China's Economic Stats Mean Everything and Nothing

A worker walks past a pile of steel pipe products at the Youfa steel pipe plant in Tangshan, China, in November 2015. The Chinese government never publishes truly alarming economic statistics, the author writes. Official unemployment is not permitted to rise, gross domestic product can only slow gradually, and so on. Kim Kyung-Hoon/reuters

This article first appeared on the American Enterprise Institute site.

China just reported April economic numbers, and observers again rushed to say what they mean. This is a well-worn issue, but there are two reasons from just the past week to indicate that most of what Beijing reports about the economy doesn't mean anything.

The first is general: The Communist Party prefers propaganda to accuracy. When announcing quarterly results, the National Bureau of Statistics (NBS) opens with statements like:

The Central Committee of the Communist Party of China (CPC) and the State Council, together with people all over the country, adapted to and led the New Normal, adopted scientific measures to stabilize economic growth, enhance restructuring, benefit people and control risks, and stepped up efforts to promote structural reform on the supply side while achieving an appropriate expansion of aggregate demand.

As a result, the overall performance of national economy continued to be stable and move in a positive direction, with structural adjustment deepened, new impetus accumulated and positive changes.

I always look forward to those.

Last week, in contrast, there was a People's Daily interview warning of excessive leveraging. It was attributed only to an "authoritative insider," because either you can't give a name when being negative or the party thinks that shadowy figures are the right way to make economic policy statements.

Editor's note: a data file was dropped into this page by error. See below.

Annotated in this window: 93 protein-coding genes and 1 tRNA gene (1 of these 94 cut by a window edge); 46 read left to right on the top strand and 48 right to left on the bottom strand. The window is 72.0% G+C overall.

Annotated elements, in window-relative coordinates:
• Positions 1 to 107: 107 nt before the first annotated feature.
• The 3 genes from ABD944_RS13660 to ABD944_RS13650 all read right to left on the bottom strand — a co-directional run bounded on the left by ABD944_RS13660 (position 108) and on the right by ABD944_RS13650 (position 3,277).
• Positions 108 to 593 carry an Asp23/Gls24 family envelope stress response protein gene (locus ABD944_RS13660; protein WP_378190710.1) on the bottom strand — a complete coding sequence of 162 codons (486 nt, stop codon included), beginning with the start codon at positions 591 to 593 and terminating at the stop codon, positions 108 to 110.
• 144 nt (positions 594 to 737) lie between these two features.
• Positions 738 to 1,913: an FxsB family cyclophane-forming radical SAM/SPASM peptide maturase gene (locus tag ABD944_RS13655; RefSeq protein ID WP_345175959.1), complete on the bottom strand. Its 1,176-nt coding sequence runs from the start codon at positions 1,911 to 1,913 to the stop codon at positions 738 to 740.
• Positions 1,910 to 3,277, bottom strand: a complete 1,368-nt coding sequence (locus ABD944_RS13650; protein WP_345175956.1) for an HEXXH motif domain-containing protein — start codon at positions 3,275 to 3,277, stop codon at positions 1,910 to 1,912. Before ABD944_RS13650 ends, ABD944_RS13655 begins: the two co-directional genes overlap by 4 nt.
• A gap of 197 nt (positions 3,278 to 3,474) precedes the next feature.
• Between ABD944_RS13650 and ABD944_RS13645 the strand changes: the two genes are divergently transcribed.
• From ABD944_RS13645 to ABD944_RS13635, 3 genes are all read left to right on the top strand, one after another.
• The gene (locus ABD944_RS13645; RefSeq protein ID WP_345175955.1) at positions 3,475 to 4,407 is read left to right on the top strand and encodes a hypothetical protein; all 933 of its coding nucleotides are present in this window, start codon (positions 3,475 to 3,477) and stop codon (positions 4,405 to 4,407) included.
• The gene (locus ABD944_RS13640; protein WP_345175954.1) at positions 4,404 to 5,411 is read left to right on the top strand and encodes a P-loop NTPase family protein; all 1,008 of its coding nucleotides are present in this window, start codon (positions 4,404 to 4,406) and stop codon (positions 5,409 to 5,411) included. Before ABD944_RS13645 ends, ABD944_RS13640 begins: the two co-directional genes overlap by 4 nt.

The second reason to ignore most of what China says about its economy is specific: The government never publishes truly alarming numbers. Official unemployment is not permitted to rise, nonperforming loans are plainly too low, gross domestic product growth can only slow gradually, and so on.

Here's a good one. China is said to have an imbalance problem, where growth is too dependent on debt-driven investment and not dependent enough on consumption. For 2014, state media said that consumption contributed to half of GDP growth, which constituted a slow improvement. This seemed plausible—it's hard to quickly restructure a large economy.

Except if the party wants it. For 2015, consumption was said to contribute to almost two-thirds of GDP growth, a remarkably fast shift. But wait, there's more. On Monday, state media announced that consumption contributed to almost 85 percent of GDP growth in the first quarter. Deep restructuring accomplished in less than two years. Or perhaps the whole thing is fabricated.

Is it possible recent figures are accurate? Barely, but that might make the NBS look worse.

The data on consumption dominating GDP growth were published by state-controlled media, citing NBS. Yet NBS reports the increment to its investment series—fixed-asset investment—to be larger than the increment to its consumption series—retail sales—every quarter. Sometimes much larger. For the new growth contribution data to be accurate, the NBS investment and consumption series would have to be so far off as to be worthless.

Others are also complicit. The Ministry of Commerce reports that net exports of goods and services fell slightly in the first quarter. But the drop is far too small to account for the sizable negative contribution trade supposedly made to GDP. Something's wrong there too.

Many in the increasingly large China-watching community will argue that the slightly absurd "authoritative insider" proves the party is serious about economic change. They might even explain how the benchmark consumption series is still useful when it directly contradicts the claim that consumption contributed to 86 percent of GDP growth.

But if you don't want to risk injury from all that stretching, just ignore most of what the government says about the Chinese economy.

Derek Scissors is a resident scholar at the American Enterprise Institute.